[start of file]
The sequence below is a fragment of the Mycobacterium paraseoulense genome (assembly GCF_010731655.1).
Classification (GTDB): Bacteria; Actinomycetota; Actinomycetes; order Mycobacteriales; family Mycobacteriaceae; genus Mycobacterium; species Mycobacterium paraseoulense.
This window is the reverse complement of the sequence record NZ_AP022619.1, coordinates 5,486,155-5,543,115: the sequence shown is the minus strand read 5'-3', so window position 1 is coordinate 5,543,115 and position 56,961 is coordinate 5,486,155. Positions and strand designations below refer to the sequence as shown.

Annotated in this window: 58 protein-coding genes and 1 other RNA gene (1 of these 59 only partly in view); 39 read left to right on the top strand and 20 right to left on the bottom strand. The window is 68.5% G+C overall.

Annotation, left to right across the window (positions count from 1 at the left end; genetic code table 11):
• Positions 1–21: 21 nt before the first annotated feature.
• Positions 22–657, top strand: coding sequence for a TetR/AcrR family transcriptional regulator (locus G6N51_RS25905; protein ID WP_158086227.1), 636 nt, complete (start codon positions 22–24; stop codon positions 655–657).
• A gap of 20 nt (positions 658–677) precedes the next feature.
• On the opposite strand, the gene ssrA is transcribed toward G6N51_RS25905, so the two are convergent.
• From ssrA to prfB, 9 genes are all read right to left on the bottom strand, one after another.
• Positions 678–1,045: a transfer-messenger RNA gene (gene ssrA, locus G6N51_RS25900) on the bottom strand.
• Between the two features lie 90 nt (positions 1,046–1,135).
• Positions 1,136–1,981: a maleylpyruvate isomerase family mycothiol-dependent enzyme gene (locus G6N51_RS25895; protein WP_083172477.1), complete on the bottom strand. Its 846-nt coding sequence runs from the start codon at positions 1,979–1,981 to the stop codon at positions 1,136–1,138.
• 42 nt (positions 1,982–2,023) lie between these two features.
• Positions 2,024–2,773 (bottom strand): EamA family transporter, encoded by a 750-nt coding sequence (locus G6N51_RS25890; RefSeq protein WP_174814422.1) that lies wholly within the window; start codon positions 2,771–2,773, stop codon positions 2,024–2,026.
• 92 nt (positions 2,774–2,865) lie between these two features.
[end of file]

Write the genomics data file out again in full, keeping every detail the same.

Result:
The sequence below is a fragment of the Mycobacterium paraseoulense genome (assembly GCF_010731655.1).
Classification (GTDB): Bacteria; Actinomycetota; Actinomycetes; order Mycobacteriales; family Mycobacteriaceae; genus Mycobacterium; species Mycobacterium paraseoulense.
This window is the reverse complement of the sequence record NZ_AP022619.1, coordinates 5,486,155-5,543,115: the sequence shown is the minus strand read 5'-3', so window position 1 is coordinate 5,543,115 and position 56,961 is coordinate 5,486,155. Positions and strand designations below refer to the sequence as shown.

Annotated in this window: 58 protein-coding genes and 1 other RNA gene (1 of these 59 only partly in view); 39 read left to right on the top strand and 20 right to left on the bottom strand. The window is 68.5% G+C overall.

Annotation, left to right across the window (positions count from 1 at the left end; genetic code table 11):
• Positions 1–21: 21 nt before the first annotated feature.
• Positions 22–657, top strand: coding sequence for a TetR/AcrR family transcriptional regulator (locus G6N51_RS25905; protein ID WP_158086227.1), 636 nt, complete (start codon positions 22–24; stop codon positions 655–657).
• A gap of 20 nt (positions 658–677) precedes the next feature.
• On the opposite strand, the gene ssrA is transcribed toward G6N51_RS25905, so the two are convergent.
• From ssrA to prfB, 9 genes are all read right to left on the bottom strand, one after another.
• Positions 678–1,045: a transfer-messenger RNA gene (gene ssrA, locus G6N51_RS25900) on the bottom strand.
• Between the two features lie 90 nt (positions 1,046–1,135).
• Positions 1,136–1,981: a maleylpyruvate isomerase family mycothiol-dependent enzyme gene (locus G6N51_RS25895; protein WP_083172477.1), complete on the bottom strand. Its 846-nt coding sequence runs from the start codon at positions 1,979–1,981 to the stop codon at positions 1,136–1,138.
• 42 nt (positions 1,982–2,023) lie between these two features.
• Positions 2,024–2,773 (bottom strand): EamA family transporter, encoded by a 750-nt coding sequence (locus G6N51_RS25890; RefSeq protein WP_174814422.1) that lies wholly within the window; start codon positions 2,771–2,773, stop codon positions 2,024–2,026.
• 92 nt (positions 2,774–2,865) lie between these two features.